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How to Compensate Your Sales Reps

Business owners and managers who are about to hire their first sales person (or their second or third, the first one or two having failed) often ask, "How should we compensate a sales person?  Should they be on full commission, a draw against commission, a base or base plus commission?"

What they are really asking is, "How do I structure compensation to sufficiently balance motivating the sales person to sell and minimizing the investment at risk if they fail?"  However, this is the wrong question.

Bigstockphoto_Us_Dollar_Symbol_-_Button_5027155 The right question is, "How do I structure my company to set the sales people up for success rather than failure?"  Compensation is only one piece of this structure.

  1. Brand Marketing/Lead Generation--Is there an ongoing, successful brand marketing and lead generation system in place or will the sales person need to create brand awareness and prospect for leads purely through cold calling and networking?
  2. Lead Nurturing--Is there a structured lead nurturing process for those leads that are not yet ready to buy or will the sales person be required to manage that on their own?  Note that without a system, most leads will be lost.
  3. Sales Process--Is there a sales process, or "sales funnel," in order to consistently replicate success?
  4. Sales Management--Is there a qualified person to support and encourage the sales person while holding them accountable for the right activities or will you go down the "need self starter with personal leadership skills" path?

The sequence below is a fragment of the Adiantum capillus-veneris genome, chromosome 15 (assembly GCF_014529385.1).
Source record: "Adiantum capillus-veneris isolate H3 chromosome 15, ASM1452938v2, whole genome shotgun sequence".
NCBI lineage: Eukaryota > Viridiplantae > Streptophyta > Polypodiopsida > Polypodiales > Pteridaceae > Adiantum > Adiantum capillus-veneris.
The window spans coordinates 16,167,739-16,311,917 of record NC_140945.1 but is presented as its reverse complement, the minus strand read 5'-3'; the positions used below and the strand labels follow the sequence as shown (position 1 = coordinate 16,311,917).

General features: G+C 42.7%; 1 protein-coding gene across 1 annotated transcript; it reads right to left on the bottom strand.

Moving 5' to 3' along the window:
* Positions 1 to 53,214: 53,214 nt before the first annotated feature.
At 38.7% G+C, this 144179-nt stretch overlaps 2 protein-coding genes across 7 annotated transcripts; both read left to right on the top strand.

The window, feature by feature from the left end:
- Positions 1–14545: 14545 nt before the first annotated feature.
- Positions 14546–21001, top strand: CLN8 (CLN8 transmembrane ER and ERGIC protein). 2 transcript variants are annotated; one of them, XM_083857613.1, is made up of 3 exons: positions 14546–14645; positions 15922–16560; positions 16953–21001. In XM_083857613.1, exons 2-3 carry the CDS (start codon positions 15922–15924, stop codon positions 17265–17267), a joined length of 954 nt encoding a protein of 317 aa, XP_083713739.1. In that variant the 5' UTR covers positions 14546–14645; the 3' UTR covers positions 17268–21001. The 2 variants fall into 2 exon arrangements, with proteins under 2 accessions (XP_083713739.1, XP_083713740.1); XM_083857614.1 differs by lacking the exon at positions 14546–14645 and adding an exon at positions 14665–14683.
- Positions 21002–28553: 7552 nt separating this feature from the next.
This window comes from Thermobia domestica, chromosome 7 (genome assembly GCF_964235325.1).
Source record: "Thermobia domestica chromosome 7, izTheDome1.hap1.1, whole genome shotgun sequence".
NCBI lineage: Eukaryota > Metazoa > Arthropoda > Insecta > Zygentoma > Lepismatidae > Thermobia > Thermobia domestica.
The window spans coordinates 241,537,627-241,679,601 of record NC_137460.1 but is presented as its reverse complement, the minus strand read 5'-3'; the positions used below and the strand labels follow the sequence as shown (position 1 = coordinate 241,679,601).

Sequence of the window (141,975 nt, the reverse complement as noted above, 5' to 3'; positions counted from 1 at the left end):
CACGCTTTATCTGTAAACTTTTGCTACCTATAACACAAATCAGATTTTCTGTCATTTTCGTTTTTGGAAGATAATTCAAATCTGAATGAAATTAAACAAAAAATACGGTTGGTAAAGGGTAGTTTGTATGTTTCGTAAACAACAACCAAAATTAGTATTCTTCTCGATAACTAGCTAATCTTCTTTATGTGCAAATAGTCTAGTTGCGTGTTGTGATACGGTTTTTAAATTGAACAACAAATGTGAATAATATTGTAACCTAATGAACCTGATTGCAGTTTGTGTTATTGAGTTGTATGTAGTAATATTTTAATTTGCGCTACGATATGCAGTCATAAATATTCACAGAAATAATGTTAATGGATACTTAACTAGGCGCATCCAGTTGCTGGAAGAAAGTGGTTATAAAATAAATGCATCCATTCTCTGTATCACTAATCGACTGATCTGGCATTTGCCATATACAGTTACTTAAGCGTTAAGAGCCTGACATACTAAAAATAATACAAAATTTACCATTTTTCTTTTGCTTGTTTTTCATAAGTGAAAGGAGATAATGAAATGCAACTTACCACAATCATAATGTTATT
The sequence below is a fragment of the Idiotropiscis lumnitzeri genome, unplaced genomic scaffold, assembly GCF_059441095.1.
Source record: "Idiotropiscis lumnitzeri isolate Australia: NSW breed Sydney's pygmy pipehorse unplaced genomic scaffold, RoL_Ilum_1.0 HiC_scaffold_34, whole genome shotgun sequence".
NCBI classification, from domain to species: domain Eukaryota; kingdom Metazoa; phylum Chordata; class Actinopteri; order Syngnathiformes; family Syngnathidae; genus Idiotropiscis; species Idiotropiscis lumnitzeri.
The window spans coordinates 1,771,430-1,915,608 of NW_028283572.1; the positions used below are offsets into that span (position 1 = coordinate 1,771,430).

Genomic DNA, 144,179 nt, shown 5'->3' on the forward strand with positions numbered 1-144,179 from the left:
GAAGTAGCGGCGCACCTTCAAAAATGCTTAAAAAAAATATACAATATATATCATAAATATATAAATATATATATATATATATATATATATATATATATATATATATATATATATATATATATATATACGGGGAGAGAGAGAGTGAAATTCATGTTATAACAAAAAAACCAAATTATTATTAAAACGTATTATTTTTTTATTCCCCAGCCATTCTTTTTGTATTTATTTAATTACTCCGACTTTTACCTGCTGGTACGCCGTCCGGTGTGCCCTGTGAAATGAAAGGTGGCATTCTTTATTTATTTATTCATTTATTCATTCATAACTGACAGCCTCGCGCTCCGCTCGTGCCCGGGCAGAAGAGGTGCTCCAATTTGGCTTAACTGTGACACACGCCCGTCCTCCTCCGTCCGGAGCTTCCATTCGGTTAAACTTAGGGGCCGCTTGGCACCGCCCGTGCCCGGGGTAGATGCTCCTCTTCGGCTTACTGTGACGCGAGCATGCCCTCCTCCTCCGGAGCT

5. Customer Relationship Management System--Is there a quality electronic system in place to help the sales person manage leads, customers relationships and their activity?
  6. Sales Training--Will the sales person receive initial and ongoing sales training or again, will you go down the "need self starter with personal leadership skills" path?
  7. Job Description and Administrative Support--Will the sales person be required to spend a significant amount of time with non-revenue generating activities or will they be free to focus on sales most of the time?

In a nutshell, by putting those items above in place and continually improving in those areas, you will establish a steadier and more predictable sales pipeline which will allow you to successfully use a low base plus compensation, draw against commission or full commission structure.

There are four other non-corporate considerations to mention as well. 

  1. How long is the sales cycle?
  2. Is the sales simple, complicated or complex?
  3. What is the dollar amount of the average sale?
  4. What caliber of individual (such as education and business acumen) do you need to relate to your prospects?

Like everything in business, determining sales compensation is a blend of art and science.  Answering good questions will help you narrow your options and then you must make a decision based upon your intuition and experience and that of others.

IowaBiz readers can get a simple scoring tool to evaluate these areas by sending me an email request.

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